The maps of our memories fray like fine gauze
By Jim Miller
We are where we are from. Place, our place or “home,” gives us a sense of rootedness and identity, but it is also transient, always moving and changing as we ride the river of time and space.
Some places are fundamentally grounded in a central idea of what “home” is, of what defines a locality—the people in such places hold fast, perhaps futilely, to some notion of what it means to be there.
Not us though, not here in San Diego where history and tradition outside of empty tourist spectacles are cast off like a snakeskin and our sense of place is transformed by the whims of boosters and marketing schemes, sometimes erasing whole communities in the service of civic marketing.
The political and economic reality of this is a kind of top-down class war where the Disneyfication of select areas of the city, downtown in particular, results in the wholesale dislocation of the poor and homeless and the eradication of the last vestiges of grit.
But, beyond the obvious political implications of this process, it is interesting what affect it has on the historical memory of a city and, more specifically, individual peoples’ sense of where they are.
As someone who has lived in and around downtown San Diego for several decades now, I walk the presently hyper-gentrified streets haunted by the ghosts our city’s past.
Once, when I had the pleasure of hosting San Diego’s literary lion, Oakley Hall for one of his last readings at City College before he died, I chatted with him about how he felt walking the streets of his youth after being away for many years.
His answer, given with a wry smile: “It’s all gone.”
Indeed it is, and even those of us younger than Hall was at the time have seen our city relentlessly remade to the point where you’d have to write a novel a year to keep up with the landscape. The maps of our memories fray like fine gauze.
Thus, we are lost at home.
But we write with the illusion that we can capture a moment in time and keep it from falling into oblivion along with all those lost places, people, and things that came to shape that fragile entity we call the self.
So, in the service of honoring some old ghosts of the not too-distant past, I offer ten moments in places that no longer exist in downtown San Diego:
Stopping for the smell of sausages grilling and slowly rolling on display in the window of the hot dog stand next to the entrance to the California Theatre before heading in to see Lou Reed.
Listening to the playful cursing and sandpaper-rough laughter of sunburned fishermen getting drunk in a bar by the waterfront after coming in with a big catch.
Weaving through the bustling crowd at the old farmers market while looking for a good bag of cheap avocados, smiling at the stout women who worked the stands.
Loving the sharp taste of bad black coffee at 3:00 AM in the 24-hour diner on Broadway.
Watching a pack of sailors, still in their crisp, white uniforms, flooding into a Gaslamp strip joint after the barker called them over.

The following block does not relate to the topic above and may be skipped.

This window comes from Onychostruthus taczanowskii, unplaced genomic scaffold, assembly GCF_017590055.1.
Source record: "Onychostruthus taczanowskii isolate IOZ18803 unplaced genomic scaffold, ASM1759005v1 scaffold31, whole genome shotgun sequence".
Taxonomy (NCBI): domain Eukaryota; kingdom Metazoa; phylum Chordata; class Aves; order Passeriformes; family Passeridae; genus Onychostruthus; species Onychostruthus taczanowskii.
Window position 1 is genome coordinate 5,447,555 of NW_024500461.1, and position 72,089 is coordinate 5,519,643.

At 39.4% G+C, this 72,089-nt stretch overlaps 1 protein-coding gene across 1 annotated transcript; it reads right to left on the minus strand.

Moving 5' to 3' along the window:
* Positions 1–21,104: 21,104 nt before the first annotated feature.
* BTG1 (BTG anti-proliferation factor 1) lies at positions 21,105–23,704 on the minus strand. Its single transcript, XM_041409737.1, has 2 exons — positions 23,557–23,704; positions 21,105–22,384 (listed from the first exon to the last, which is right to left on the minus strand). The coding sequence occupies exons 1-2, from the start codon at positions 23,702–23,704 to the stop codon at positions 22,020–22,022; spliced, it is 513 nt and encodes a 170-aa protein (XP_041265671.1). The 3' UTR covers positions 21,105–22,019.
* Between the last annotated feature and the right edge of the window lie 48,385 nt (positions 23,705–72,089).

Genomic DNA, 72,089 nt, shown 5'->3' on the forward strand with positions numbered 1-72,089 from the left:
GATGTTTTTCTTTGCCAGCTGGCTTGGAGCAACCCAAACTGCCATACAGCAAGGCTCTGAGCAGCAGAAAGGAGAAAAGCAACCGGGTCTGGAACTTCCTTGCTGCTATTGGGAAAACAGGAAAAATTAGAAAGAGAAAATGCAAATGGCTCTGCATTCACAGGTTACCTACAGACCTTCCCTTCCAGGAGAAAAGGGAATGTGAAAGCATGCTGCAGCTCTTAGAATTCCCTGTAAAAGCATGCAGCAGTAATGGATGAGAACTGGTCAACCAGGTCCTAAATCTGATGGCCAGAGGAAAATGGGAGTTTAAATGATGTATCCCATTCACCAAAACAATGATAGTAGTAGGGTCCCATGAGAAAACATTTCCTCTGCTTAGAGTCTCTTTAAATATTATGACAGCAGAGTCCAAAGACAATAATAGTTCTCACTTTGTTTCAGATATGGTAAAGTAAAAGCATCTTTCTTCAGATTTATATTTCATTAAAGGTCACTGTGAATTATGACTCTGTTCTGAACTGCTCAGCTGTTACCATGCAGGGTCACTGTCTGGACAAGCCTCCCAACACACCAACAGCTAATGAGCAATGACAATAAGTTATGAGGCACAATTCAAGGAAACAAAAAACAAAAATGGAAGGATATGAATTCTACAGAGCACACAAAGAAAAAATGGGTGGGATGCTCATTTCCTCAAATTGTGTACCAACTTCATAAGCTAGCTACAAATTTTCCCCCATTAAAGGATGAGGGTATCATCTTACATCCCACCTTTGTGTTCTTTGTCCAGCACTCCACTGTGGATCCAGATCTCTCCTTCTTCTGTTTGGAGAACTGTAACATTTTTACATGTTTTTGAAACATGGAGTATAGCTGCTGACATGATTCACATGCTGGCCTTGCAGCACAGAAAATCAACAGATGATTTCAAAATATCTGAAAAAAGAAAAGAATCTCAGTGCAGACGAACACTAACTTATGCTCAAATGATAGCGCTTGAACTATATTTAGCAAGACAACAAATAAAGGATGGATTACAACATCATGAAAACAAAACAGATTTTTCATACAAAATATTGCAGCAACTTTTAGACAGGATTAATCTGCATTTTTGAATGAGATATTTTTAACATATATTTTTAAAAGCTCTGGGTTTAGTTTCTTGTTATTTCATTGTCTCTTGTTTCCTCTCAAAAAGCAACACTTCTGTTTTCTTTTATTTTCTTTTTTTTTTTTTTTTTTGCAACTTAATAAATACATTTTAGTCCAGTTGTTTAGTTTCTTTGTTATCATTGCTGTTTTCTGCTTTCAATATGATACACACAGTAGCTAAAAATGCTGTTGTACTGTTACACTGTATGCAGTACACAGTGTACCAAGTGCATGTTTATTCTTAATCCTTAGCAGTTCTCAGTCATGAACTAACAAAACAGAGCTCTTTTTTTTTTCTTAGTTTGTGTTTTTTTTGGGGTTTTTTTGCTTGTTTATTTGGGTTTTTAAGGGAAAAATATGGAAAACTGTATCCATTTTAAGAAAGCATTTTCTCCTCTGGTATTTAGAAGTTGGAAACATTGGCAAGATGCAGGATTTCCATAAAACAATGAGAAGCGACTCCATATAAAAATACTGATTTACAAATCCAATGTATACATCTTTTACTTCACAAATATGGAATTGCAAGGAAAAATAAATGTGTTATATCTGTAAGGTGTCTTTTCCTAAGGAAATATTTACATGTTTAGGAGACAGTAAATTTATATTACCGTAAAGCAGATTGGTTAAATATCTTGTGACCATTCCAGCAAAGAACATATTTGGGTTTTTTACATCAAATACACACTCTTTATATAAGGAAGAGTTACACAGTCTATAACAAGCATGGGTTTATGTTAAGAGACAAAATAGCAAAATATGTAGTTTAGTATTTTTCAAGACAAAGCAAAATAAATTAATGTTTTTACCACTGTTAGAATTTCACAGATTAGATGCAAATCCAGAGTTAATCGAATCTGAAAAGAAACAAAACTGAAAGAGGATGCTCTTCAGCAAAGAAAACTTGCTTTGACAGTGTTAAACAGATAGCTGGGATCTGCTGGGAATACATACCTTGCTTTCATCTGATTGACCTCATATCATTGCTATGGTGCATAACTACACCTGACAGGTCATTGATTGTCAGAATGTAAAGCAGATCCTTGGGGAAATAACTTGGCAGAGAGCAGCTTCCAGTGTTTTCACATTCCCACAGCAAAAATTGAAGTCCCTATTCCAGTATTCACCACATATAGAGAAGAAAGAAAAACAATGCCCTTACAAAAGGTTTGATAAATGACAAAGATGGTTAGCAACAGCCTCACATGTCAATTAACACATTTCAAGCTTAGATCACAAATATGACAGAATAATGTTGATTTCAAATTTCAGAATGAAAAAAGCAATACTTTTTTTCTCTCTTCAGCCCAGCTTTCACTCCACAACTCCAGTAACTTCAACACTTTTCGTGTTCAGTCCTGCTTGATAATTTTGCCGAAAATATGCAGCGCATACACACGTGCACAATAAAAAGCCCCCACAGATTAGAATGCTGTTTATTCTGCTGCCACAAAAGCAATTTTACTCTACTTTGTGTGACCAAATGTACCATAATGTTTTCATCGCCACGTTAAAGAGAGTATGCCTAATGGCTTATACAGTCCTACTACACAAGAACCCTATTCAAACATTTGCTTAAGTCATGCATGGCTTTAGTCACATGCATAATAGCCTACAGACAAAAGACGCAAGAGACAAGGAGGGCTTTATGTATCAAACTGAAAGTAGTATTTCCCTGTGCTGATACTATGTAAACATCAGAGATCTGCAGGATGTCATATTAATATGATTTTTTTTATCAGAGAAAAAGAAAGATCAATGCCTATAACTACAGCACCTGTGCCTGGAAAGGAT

Waiting in line to buy tickets for the Greyhound Bus by the row of seats where sullen old men watched the scratchy little black and white TVs attached to the chairs–everywhere faces like Robert Frank portraits.
Eating navy bean soup at a greasy spoon off Market where your elbows slid if you leaned on the counter.
Sitting by the door of the bar where I worked, hearing the sad tales and elaborate lies of the barflies and prostitutes, none of them true and all of them true at the same time.
Walking the streets as twilight bled into night, getting hassled, hit up for change, still moving along, lost in the lights and shadows and feeling as if anything could happen like a noir novel murder or a Tom Waits love song—dangerous, mysterious, bittersweet, and full of deep-grained blues–nobody was there to be seen, all of them now lost in time.
Reading this from Kafka in the thick dust of the back upstairs room of a used bookstore: “I think we ought to read only the kind of books that wound or stab us. If the book we’re reading doesn’t wake us up with a blow to the head, what are we reading for? So that it will make us happy, as you write? Good Lord, we would be happy precisely if we had no books, and the kind of books that make us happy are the kind we could write ourselves if we had to. But we need books that affect us like a disaster, that grieve us deeply, like the death of someone we loved more than ourselves, like being banished into forests far from everyone, like a suicide. A book must be the axe for the frozen sea within us. That is my belief.”
This is the final column in Jim Miller’s “summer chronicles” series based on the Brazilian model. In that literary tradition, a chronicle allows poets and writers to address a wider readership on a vast range of topics and themes. The general tone is one of greater freedom and intimacy than one finds in comparable articles or columns in the European or U.S. Press.